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By Jim Schutze
By Rachel Watts
By Lauren Drewes Daniels
By Anna Merlan
By Lee Escobedo
By Eric Nicholson
The definitions of competence and incompetence do not at all resemble the medical understanding of mental illness in all its complexities. Psychosis isn't enough to render a defendant incompetent. So it's no surprise that at the end of this process, even desperately ill defendants like Winder are prosecuted. Nor is it surprising that seriously mentally ill prisoners in Texas outnumber those in psychiatric treatment centers by a ratio of seven to one. Substantial budget cuts to mental health services in Texas have turned the prisons into mental hospitals.
But just because a defendant is ruled "competent" doesn't mean the legal system is ready to capitalize on his newfound coherence. The ponderous engine of American justice has many moving parts. Continuance requests, the wrangling of out-of-town witnesses and utterly unforeseen roadblocks all work to slow the already halting march to trial.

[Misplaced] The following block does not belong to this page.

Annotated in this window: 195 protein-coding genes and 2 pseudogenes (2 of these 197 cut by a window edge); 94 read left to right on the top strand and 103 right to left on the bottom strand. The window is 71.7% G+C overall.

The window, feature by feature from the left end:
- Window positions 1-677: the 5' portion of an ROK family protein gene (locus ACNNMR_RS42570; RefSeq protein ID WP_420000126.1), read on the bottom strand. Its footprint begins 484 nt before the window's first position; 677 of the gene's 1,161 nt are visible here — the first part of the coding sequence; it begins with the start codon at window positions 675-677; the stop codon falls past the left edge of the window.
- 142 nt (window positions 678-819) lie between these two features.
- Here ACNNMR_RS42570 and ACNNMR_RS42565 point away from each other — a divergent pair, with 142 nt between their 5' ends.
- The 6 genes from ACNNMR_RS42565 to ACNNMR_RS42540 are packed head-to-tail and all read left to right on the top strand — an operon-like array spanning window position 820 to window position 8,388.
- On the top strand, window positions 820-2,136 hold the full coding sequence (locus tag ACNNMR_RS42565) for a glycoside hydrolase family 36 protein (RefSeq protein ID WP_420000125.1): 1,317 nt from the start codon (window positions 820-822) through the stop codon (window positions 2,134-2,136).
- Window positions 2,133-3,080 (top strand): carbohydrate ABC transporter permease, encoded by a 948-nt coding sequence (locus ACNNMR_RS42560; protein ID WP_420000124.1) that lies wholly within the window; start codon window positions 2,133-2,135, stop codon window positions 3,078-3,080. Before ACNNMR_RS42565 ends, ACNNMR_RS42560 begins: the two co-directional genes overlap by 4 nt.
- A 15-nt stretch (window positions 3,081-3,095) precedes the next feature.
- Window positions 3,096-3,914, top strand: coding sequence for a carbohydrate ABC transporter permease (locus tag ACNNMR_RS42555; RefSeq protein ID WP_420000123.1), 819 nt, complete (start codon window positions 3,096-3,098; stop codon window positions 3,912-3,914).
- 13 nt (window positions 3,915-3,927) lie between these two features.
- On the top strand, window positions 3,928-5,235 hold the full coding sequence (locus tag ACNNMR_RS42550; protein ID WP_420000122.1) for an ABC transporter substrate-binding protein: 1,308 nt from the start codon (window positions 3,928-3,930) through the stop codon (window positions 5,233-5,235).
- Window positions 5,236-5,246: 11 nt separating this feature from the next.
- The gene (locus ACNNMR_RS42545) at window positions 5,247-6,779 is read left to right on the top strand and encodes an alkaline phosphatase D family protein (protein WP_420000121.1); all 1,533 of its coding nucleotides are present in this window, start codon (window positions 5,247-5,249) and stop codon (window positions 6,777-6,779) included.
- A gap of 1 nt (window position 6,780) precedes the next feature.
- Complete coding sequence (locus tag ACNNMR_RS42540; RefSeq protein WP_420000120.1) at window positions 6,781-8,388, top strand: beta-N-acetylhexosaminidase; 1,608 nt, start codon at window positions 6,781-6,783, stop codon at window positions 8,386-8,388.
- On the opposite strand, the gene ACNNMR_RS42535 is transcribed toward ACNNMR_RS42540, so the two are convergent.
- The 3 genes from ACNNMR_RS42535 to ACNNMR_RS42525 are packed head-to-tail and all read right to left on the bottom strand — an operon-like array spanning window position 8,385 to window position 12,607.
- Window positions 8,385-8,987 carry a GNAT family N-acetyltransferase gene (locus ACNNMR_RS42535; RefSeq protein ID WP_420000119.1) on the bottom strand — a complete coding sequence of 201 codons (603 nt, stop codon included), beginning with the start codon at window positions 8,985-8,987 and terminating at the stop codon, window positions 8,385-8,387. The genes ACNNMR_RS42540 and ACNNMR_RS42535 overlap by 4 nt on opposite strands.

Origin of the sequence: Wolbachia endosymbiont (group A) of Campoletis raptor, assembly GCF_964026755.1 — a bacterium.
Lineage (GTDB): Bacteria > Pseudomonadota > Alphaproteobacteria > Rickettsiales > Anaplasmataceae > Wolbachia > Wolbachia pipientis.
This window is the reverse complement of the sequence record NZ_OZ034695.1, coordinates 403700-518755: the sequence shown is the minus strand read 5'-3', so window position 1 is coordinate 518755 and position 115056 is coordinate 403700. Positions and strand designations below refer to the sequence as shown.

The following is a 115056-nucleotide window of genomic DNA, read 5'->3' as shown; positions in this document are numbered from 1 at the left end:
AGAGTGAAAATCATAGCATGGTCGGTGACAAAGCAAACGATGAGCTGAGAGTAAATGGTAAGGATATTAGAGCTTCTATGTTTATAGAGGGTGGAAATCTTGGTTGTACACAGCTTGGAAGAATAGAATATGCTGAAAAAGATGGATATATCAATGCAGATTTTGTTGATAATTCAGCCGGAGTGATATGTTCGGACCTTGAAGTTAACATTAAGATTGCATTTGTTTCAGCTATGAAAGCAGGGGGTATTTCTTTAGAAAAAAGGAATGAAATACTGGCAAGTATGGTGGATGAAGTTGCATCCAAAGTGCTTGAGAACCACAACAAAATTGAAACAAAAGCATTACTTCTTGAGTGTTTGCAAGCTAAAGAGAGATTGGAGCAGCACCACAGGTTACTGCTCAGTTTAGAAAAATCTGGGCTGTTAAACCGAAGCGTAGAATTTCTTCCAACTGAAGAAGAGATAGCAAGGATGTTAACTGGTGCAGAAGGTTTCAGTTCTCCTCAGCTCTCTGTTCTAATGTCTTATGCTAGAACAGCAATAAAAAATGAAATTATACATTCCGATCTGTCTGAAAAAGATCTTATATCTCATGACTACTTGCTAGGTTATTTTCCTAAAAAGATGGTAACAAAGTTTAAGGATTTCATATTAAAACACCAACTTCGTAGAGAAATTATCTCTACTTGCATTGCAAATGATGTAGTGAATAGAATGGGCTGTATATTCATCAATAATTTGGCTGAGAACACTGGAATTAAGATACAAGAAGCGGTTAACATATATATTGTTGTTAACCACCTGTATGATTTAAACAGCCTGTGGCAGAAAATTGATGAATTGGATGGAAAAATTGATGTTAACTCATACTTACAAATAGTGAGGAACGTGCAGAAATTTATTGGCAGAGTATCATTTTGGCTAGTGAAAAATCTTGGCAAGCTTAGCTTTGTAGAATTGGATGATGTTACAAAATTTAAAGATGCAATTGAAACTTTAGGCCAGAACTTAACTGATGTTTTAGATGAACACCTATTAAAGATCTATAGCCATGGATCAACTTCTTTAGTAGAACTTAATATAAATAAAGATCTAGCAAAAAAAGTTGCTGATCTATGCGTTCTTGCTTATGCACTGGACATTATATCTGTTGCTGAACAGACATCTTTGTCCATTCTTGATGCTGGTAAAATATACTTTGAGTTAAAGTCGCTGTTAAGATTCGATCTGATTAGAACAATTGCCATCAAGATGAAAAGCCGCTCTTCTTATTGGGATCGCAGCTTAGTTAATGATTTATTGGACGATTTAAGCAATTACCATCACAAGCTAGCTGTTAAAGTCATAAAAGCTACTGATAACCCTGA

In April 2009, six months after he was arrested, Winder was found incompetent. He was shipped to the state hospital in Vernon and nursed back to health, or some highly medicated version of it, and four months later he managed to pass his competency test. But seven months later, in March 2010, his trial had yet to begin when his father and stepmother self-published a book describing the investigation, his prosaic childhood and troubled adulthood.
Both the prosecution and the defense needed time to review it for potentially incriminating or exculpatory evidence, creating even more distance between Winder's hospital stay and opening arguments. "When the book came out, we were pretty much ready to go," Winder's attorney, Derek Adame, recalls. "That shot our wheels off. Then we got delayed from there and other things happened."